Feb 13, 2020 - Politics & Policy

Democratic establishment's angst over Sanders grows

Photo: Timothy A. Clary/AFP via Getty Images

In a mirror image of the queasiness among establishment Republicans as Donald Trump gained momentum in 2016, Democratic insiders see an increasing possibility that Bernie Sanders — a democratic socialist who tied Pete Buttigieg in Iowa and edged him in New Hampshire — will be their nominee.

The state of play ... There are two groups of Democratic worry: those who think he'll be the nominee and can't get elected (and would risk taking the House with him), and those who think he'll be the nominee and can get elected — and would sink the economy and blow up health care.

  • One top Obama veteran was among the Democratic insiders who took comfort in Sanders' narrow New Hampshire win, saying that it showed Sanders has a ceiling, and that it's lower than many thought.

Sanders' robust start is triggering alarm among congressional Democrats, with many warning that a ticket headed by a self-declared democratic socialist could devastate chances of winning the Senate and holding the House, AP reports:

  • In anxious huddles around the Capitol, apprehensive Democrats shared their worries that Sanders' socialist label and unyielding embrace of controversial proposals like Medicare for All and the Green New Deal would repel voters in the affluent, moderate districts that flipped House control in 2018.
  • Democrats' jitters have Republicans rubbing their hands in delight.

Go deeper

Trump accuses Twitter of interfering in 2020 election

President Trump speaks to the press as he departs the White House in Washington, D.C., on Thursday. Photo: Mandel Ngan/Getty Images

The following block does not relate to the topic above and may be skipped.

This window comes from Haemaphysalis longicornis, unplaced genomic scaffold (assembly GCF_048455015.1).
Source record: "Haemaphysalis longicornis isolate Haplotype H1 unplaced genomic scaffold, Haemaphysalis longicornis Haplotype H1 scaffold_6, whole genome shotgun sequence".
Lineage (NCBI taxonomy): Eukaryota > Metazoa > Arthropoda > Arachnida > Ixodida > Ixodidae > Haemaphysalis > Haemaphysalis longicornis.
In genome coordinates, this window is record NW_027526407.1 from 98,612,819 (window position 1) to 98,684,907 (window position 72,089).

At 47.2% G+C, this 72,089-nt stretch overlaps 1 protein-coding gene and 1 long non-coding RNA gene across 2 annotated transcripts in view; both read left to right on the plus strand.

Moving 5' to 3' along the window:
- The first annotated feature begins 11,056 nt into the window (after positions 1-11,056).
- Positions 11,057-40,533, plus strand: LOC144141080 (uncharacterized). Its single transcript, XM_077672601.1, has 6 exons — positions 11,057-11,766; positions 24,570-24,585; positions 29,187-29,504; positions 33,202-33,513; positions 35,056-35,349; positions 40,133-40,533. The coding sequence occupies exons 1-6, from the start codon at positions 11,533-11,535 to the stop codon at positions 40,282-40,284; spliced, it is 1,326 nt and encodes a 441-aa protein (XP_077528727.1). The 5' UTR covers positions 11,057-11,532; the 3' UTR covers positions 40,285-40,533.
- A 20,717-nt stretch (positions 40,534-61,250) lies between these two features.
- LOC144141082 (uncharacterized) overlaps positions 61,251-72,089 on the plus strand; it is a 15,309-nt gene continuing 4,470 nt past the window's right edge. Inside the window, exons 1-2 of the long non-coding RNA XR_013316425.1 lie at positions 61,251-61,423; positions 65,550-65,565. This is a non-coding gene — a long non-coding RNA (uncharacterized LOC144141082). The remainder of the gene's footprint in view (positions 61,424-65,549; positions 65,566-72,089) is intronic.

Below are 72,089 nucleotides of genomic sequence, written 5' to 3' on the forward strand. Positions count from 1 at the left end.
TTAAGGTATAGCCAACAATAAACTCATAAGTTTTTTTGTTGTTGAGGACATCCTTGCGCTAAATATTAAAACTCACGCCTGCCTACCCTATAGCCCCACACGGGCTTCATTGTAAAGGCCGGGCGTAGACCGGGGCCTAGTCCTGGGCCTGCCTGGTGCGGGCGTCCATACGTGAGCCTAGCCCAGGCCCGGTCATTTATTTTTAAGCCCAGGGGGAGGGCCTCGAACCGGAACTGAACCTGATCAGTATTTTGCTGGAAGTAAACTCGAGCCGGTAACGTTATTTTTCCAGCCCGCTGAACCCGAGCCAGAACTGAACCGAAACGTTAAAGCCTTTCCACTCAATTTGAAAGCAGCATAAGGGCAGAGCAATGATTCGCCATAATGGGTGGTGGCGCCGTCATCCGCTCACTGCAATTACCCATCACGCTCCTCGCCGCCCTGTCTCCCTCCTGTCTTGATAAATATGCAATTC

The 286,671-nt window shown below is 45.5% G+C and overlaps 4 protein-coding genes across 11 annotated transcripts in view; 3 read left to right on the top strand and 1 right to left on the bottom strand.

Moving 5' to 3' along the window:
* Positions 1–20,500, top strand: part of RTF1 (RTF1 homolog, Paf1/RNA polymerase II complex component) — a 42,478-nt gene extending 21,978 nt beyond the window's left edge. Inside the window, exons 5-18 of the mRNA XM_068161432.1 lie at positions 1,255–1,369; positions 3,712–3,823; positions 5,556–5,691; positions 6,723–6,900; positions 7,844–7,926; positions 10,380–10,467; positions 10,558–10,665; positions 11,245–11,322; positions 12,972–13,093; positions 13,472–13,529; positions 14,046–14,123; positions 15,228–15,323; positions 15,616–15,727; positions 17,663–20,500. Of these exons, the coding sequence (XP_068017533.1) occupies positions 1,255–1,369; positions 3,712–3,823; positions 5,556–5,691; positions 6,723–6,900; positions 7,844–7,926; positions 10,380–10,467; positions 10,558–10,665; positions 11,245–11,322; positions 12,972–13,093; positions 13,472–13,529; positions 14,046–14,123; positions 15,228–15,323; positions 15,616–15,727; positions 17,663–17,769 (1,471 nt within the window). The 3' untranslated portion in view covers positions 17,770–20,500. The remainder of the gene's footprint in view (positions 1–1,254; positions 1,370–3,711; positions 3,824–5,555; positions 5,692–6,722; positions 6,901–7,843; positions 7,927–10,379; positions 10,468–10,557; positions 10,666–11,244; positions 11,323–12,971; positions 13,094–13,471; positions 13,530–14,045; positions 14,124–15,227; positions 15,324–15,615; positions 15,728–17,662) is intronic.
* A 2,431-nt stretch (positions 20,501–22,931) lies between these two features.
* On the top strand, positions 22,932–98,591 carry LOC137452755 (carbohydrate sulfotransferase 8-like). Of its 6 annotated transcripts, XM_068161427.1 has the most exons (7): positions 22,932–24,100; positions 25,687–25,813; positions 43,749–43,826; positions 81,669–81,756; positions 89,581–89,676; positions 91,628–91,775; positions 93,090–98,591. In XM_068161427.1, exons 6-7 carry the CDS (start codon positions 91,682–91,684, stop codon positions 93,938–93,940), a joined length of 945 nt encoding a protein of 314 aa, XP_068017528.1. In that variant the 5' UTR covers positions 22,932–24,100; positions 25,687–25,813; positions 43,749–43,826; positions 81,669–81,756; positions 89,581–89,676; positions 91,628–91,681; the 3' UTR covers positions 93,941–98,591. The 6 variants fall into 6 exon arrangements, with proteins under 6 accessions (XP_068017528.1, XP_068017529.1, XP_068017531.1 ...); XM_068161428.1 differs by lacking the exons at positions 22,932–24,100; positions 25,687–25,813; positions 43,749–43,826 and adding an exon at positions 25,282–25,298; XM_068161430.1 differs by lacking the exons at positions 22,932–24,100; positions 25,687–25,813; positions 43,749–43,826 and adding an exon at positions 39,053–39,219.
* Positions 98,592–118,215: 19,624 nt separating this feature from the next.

President Trump responded via tweets Tuesday evening to Twitter fact-checking him for the first time on his earlier unsubstantiated posts claiming mail-in ballots in November's election would be fraudulent.

What he's saying: "Twitter is now interfering in the 2020 Presidential Election.They are saying my statement on Mail-In Ballots, which will lead to massive corruption and fraud, is incorrect, based on fact-checking by Fake News CNN and the Amazon Washington Post," the president tweeted. "Twitter is completely stifling FREE SPEECH, and I, as President, will not allow it to happen!"

Coronavirus dashboard

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  1. Global: Total confirmed cases as of 8:30 p.m. ET: 5,584,091 — Total deaths: 349,894 — Total recoveries — 2,284,242Map.
  2. U.S.: Total confirmed cases as of 8:30 p.m. ET: 1,680,301 — Total deaths: 98,875 — Total recoveries: 384,902 — Total tested: 14,907,041Map.
  3. Federal response: DOJ investigates meatpacking industry over soaring beef pricesMike Pence's press secretary returns to work.
  4. Congress: House Republicans to sue Nancy Pelosi in effort to block proxy voting.
  5. Business: How the new workplace could leave parents behind.
  6. Tech: Twitter fact-checks Trump's tweets about mail-in voting for first timeGoogle to open offices July 6 for 10% of workers.
  7. Public health: CDC releases guidance on when you can be around others after contracting the coronavirus.
  8. What should I do? When you can be around others after contracting the coronavirus — Traveling, asthma, dishes, disinfectants and being contagiousMasks, lending books and self-isolatingExercise, laundry, what counts as soap — Pets, moving and personal healthAnswers about the virus from Axios expertsWhat to know about social distancingHow to minimize your risk.
  9. Other resources: CDC on how to avoid the virus, what to do if you get it, the right mask to wear.

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Updated 39 mins ago - Politics & Policy

Twitter fact-checks Trump's tweets for first time

President Trump briefs reporters in the Rose Garden on May 26. Photo: Brendan Smialowski/AFP via Getty Images

Twitter fact-checked two of President Trump's unsubstantiated tweets that mail-in ballots in the 2020 election would be fraudulent for the first time on Tuesday, directing users to "get the facts" through news stories that cover the topic.

Why it matters: Twitter and other social media platforms have faced criticism for not doing enough to combat misinformation, especially when its propagated by the president.